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How to enter your first fell race

15:13 4th July 2013 By Dave Taylor

If you’ve done a bit of running, maybe completed a few Park Runs or a10k race you might think of trying a fell race.  Don’t worry that you need to be super fit or know how to navigate as some races are perfectly suited to beginners.

fell-racing-in-evening-sunlightNow is a great time to do your first race as lots of short distance races take place on summer evenings.  These low key events often start and finish at a country pub or sports field with anything between 50 and 200 runners taking part and entry fees are rarely more than a fiver.  (Organisers put races on for pleasure not profit with money often going towards local charities)  Fell races are also commonly associated with village fetes where you can run up and down the nearest hill before watching the sheepdog trials, sampling local produce and trying your skills on the coconut shy.  These events may also have junior races and have a real family feel and so are a great place to start.

However don’t be fooled into thinking that low key means low quality as elite fell runners often use their local races for training and it is not uncommon to share the start line with the current English champion!

These short races are often well marked; think bamboo canes with red & white tape, so there is little chance of going the wrong way and no navigation skills are needed.  Unless the weather is bad, runners will probably not be required to carry any extra clothing such as wind / waterproofs.  The attraction of fell racing is its simplicity and there are very few rules but race etiquette demands that you queue at stiles or gates rather than jumping the fence – if you want to get further up the field train harder!  The most important rule is that if you drop out of the race you report to a marshal or the organiser, there have been times when Mountain Rescue have been searching the hillside for a runner who had failed to finish and gone home without telling anyone.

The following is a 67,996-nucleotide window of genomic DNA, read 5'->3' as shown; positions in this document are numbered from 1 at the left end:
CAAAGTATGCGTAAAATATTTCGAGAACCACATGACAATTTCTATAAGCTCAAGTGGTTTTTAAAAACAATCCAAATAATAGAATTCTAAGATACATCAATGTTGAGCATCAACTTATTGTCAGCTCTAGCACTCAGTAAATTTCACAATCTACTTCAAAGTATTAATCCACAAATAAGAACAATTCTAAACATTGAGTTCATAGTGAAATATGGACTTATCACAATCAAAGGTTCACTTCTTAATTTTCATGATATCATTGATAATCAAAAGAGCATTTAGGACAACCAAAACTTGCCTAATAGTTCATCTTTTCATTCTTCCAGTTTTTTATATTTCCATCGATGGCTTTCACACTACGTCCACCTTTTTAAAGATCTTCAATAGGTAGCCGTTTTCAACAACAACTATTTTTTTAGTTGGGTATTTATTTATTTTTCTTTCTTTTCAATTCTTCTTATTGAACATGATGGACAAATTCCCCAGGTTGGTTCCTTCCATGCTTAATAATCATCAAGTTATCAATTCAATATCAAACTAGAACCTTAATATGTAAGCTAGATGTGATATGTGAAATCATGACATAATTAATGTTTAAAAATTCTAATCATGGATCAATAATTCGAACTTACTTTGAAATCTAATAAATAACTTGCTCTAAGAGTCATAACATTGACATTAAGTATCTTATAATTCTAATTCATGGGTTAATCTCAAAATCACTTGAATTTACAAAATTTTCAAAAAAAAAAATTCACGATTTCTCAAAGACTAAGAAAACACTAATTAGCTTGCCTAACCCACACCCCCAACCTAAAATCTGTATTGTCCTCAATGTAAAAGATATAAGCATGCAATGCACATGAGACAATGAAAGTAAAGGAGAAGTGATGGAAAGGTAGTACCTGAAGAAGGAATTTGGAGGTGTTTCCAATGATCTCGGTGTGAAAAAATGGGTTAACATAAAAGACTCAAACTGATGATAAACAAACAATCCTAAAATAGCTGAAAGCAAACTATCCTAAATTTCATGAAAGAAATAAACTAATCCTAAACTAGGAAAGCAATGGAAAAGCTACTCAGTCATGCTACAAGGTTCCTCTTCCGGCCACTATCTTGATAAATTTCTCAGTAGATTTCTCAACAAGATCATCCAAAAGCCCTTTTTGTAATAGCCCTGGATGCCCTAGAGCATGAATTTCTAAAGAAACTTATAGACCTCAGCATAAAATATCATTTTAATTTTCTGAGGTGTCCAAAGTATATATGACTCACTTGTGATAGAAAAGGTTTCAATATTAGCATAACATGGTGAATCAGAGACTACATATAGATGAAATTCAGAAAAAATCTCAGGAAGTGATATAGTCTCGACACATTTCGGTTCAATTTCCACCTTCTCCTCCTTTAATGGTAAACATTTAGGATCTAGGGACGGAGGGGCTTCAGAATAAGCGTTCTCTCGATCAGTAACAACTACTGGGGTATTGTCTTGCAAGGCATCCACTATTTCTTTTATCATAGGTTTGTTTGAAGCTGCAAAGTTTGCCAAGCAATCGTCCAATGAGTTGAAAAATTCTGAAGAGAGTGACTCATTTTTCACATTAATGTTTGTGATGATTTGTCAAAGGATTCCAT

Races are split into distance categories;

an “L” (long) race is twelve miles (19.3k) or over.

an “M” (medium) race is six miles (9.6k) and over but under twelve (19.3k).

an “S” (short) race is under six miles (9.6k).

They are also given an A, B or C category depending on steepness of climb with A being the toughest.

The Fell Runner Association (FRA) website gives a calendar of races including details of distance, height gained and whether the races require navigational skills.

Once you’ve gained a bit of experience you might want to take on a more arduous race.  Longer races take place at weekends from March to October across the UK with the classic Lake District races such as Borrowdale and the Langdale Horseshoe being very popular.  These are more serious races in terms of the terrain and the need to be able to navigate and be self reliant in mountainous areas.  To enter some of these races you need to prove that you have running or mountain walking skills.

Even on hot summer days you will be expected to carry waterproofs, spare food, map and compass.

Whilst these races might be too much for you now, there’s nothing to stop you getting to the nearest country fair and entering the hill race – there might even be a beer tent! 

Recommended First Races:

 Further info:

  • Fell Runners Association: For info on races, running clubs, results.
  • Fell Running Guide: Dave Taylor is your man for fell running and trail running training and skills.
  • Pete Bland Sports: The original specialists shop and sponsor of many races.

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